A calico cat is instantly recognizable due to their blend of three colors on their coat. Those three colors can be almost a rainbow, including shades of brown, orange, white or cream, black, or even bluish gray. There is no single "calico pattern," as the combination of colors can be mottled, patchy, or spotted.
There are many things that make calico cats unique besides their intriguing coat colors. Let's explore a few of them.
1. Calico is not a breed.
While the calico coloration on a cat can be very unique, it is not unique or predictable enough for a calico cat to qualify as a recognized breed. The Cat Fanciers Association's list of breeds lists some breeds that have coats similar to a calico pattern, including the American shorthair, Japanese bobtail, American curl, Bengal, and Persian, but none of them are quite the same.
2. The name "calico" means a type of cloth.
According to Etymology Online, the word calico is an old word referring to a type of cloth from Calicut, a seaport on the coast of India. The calico pattern originally meant a dappled pattern on printed cloth, but in the early 1800s began to refer to the dappled coat of horses, and in the late 1800s, cats.
3. Calico coloration and tortoiseshell are different.
Many people think that calico cats and tortoiseshell cats are the same thing, but they aren't. According to BasePaws, tortoiseshell cats boast mottled patches of orange, cream, and brown on a base that is predominantly black. Calico cats have a base that is predominantly white. Rather than mottled, calico patterns are typically larger patches. All calico cats are tortoiseshell, but not all tortoiseshell cats are calico.
4. Most calico cats are female.
Calico coloration is the result of complicated sex chromosomes. Most calico cats are female, because males carry only one copy of the X chromosome while female cats carry two copies of the X chromosome in their cells. Meowingtons had an easy to understand explanation of this, which is that a cat needs two X chromosomes to develop the calico pattern. If a cat has an XX pair of chromosomes, it will be female. Male cats have an XY chromosome pair, so they can rarely be calicos.
5. Male calico cats are almost always sterile.
There's less than a 0.1 percent chance of a calico cat being born male, which works out to only approximately one in 3,000 male calicos. If a calico cat is male, that means they must have an extra X chromosome, making it XXY. This also means that extra X makes them suffer from some serious health issues that makes them sterile (unable to reproduce offspring)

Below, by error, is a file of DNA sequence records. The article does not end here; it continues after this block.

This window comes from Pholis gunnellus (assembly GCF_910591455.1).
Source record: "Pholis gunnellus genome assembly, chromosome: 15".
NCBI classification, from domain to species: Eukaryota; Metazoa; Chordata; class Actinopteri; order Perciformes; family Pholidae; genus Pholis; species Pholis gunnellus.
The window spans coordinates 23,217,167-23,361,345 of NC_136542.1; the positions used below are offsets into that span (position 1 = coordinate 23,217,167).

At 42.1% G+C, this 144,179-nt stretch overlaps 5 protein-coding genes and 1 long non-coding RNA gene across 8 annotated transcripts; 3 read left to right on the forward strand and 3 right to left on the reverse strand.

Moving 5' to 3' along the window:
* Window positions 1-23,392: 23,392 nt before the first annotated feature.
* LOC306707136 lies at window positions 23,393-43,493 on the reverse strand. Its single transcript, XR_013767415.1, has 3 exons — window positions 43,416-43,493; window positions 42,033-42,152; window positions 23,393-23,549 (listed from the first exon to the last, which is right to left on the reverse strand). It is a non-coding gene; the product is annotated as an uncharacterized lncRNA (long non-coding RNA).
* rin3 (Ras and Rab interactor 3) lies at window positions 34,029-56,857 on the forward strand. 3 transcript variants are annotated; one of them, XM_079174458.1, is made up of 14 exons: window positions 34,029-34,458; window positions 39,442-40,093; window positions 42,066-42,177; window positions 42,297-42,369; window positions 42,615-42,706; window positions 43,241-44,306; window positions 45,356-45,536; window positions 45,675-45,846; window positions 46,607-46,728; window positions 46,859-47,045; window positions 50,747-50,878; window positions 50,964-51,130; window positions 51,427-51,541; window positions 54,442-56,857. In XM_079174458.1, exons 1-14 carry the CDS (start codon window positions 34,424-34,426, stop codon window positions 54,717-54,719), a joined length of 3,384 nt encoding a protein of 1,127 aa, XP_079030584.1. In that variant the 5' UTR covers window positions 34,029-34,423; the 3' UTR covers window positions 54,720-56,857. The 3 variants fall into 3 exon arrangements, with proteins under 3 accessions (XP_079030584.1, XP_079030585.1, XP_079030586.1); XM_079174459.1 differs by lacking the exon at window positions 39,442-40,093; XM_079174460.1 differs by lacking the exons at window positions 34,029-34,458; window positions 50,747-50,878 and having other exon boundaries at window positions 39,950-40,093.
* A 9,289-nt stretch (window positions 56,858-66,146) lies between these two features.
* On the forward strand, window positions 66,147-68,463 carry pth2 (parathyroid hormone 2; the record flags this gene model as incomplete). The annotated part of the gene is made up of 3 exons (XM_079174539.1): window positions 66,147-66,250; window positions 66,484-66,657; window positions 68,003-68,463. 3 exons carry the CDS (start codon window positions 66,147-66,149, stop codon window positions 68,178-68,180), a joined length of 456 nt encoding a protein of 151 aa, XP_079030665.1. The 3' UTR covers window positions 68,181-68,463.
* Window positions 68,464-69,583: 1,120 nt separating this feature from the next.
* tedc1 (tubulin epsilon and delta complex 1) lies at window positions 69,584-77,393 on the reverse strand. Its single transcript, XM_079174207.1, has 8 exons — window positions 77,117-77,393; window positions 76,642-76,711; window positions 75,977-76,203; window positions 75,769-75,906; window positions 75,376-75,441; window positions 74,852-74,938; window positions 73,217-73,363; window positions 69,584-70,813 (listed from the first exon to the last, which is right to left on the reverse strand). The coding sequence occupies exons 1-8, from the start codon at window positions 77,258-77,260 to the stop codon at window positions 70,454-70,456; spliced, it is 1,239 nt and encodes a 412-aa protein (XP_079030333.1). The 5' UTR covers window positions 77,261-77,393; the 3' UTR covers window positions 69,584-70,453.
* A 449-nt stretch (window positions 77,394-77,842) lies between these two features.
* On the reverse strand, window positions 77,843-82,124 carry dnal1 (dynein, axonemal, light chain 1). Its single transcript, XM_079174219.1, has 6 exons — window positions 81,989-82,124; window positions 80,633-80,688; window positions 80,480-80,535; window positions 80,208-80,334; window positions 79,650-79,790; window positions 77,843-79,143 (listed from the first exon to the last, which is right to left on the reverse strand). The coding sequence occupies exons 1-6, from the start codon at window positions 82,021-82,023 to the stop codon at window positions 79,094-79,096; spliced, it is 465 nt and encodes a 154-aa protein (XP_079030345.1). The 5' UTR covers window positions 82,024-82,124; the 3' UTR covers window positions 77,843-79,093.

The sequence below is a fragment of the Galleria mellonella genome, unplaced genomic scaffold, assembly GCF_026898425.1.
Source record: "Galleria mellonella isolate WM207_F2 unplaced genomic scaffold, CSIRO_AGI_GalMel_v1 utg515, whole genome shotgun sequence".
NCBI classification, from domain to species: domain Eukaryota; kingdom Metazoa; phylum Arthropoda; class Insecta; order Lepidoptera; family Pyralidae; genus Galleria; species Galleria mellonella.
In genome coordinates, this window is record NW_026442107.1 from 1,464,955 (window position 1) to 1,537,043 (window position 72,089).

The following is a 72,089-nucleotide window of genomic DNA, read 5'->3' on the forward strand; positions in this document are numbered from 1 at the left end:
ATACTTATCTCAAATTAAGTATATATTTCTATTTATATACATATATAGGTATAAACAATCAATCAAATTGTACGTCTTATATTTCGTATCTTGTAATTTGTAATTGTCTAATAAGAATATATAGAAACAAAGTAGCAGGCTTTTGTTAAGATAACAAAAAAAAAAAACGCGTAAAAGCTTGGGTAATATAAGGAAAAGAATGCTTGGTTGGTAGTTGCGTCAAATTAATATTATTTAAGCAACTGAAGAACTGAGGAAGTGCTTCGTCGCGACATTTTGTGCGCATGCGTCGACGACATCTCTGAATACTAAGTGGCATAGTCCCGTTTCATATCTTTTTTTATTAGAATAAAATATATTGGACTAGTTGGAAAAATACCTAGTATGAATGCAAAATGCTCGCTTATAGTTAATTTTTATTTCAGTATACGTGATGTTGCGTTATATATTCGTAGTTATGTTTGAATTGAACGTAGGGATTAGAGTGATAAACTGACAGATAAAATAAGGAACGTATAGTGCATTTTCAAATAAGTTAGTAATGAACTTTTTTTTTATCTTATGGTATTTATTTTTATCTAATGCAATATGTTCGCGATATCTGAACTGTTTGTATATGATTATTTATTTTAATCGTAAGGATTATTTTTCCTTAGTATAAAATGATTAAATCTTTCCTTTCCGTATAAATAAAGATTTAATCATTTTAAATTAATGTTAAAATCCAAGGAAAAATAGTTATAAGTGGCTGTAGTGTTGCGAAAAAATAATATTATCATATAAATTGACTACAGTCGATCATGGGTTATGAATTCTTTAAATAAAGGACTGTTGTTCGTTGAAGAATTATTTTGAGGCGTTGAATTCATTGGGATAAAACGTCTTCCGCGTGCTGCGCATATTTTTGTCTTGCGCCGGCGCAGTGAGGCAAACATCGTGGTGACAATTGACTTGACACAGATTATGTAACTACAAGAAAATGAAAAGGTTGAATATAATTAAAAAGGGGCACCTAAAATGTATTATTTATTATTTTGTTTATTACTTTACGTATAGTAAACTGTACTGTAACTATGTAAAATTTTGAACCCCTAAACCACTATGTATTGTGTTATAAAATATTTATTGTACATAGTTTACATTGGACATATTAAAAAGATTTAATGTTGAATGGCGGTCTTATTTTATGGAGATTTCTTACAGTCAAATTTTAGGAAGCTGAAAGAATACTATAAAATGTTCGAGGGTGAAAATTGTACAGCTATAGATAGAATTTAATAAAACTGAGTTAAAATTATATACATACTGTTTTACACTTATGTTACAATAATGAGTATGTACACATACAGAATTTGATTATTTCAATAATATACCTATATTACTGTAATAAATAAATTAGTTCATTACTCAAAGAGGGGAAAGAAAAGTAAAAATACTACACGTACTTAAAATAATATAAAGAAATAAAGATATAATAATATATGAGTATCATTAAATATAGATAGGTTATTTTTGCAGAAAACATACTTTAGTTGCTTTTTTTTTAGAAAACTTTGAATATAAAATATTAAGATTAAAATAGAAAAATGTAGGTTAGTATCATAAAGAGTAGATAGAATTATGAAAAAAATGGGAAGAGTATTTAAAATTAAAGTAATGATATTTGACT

6. Calico colors have their own names.
According to Catalogical, the various patterns of calicos are called by different names. Calicos where the colors are muted are sometimes called calimanco, clouded tigers, or dilute calicos. Rather than bright orange and black and brown, these calicos may be more often cream, smokey grey, or gold.
A caliby is a shorthand version referring to "calico tabby cats," which are multicolored cats with mottled fur. Tabbies themselves have many color names. According to BasePaws, there are four types of tabbies. Mackerel tabbies have vertical stripes on the sides. This is the most common tabby pattern. Classic tabbies have swirled patterns on their sides. Ticked tabbies have bands of color, whereas spotted tabbies have spots. smaller or larger spots.
7. Calico cats bring good luck.
In Japan, lucky cat figurines are called maneki neko. They are often depicted as calico cats holding up one paw. They represent good fortune or good health. According to Live Japan, if a maneki neko is a solid color, that has a specific meaning. For instance, gold represents wealth and prosperity, and red represents marriage and love.
8. A calico cat named Tama is a Shinto deity
In 2015, a calico cat named Tama died, and she was mourned by people all over Japan. She became the unofficial "stationmaster" in 2007 after continuing to hang out at a train station in rural Wakayama prefecture in western Japan. Tama even had a uniform, complete with a stationmaster's hat, and she was paid in cat food. People bought tickets to the train station to visit her.
The World reports that Tama has been declared a Shinto deity. She was laid to rest at a shrine for cats near the station. The Wakayama station now has another stationmaster, a 5-year-old calico named Nitama.
9. Calico cats were symbols of protection for Japanese fishermen.
Certa Pet says Japanese fishermen would keep calico cats on their ships to protect them from storms and the ghosts of their envious ancestors.
10. Calico cats have cattitude.
It's true. People say that their calico cats are more feisty or otherwise have quirky personalities. A 2015 survey of 1,200 cat owners done by veterinarians from UC Davis (as reported by the Sacramento Bee) confirmed that cats with tortoiseshell and calico coloration are more "challenging." The cat owners reported that calicos and torties are more likely to hiss, chase, bite, swat, or scratch their humans.
- Cat Fanciers Association: Breeds
- Etymology Online: Calico
- BasePaws: Cat Coat Genetics
- Meowingtons: Here's Why Calico Cats Are the Coolest
- Catalogical: Facts About Calico Cats | What You Need To Know About These Kitties (+ A Guide On How To Care For A Calico Kitten)
- Live Japan: Tokyo Station:Overview & History
- The World: A New Stationmaster Cat Has Been Selected After the Passing of a Much Loved Calico in Japan
- Certa Pet: Calico Cats: The Magic and Beauty of the Calico
- Sacramento Bee: UC Davis Study: Calico, Tortoiseshell Female Cats Often Most Challenging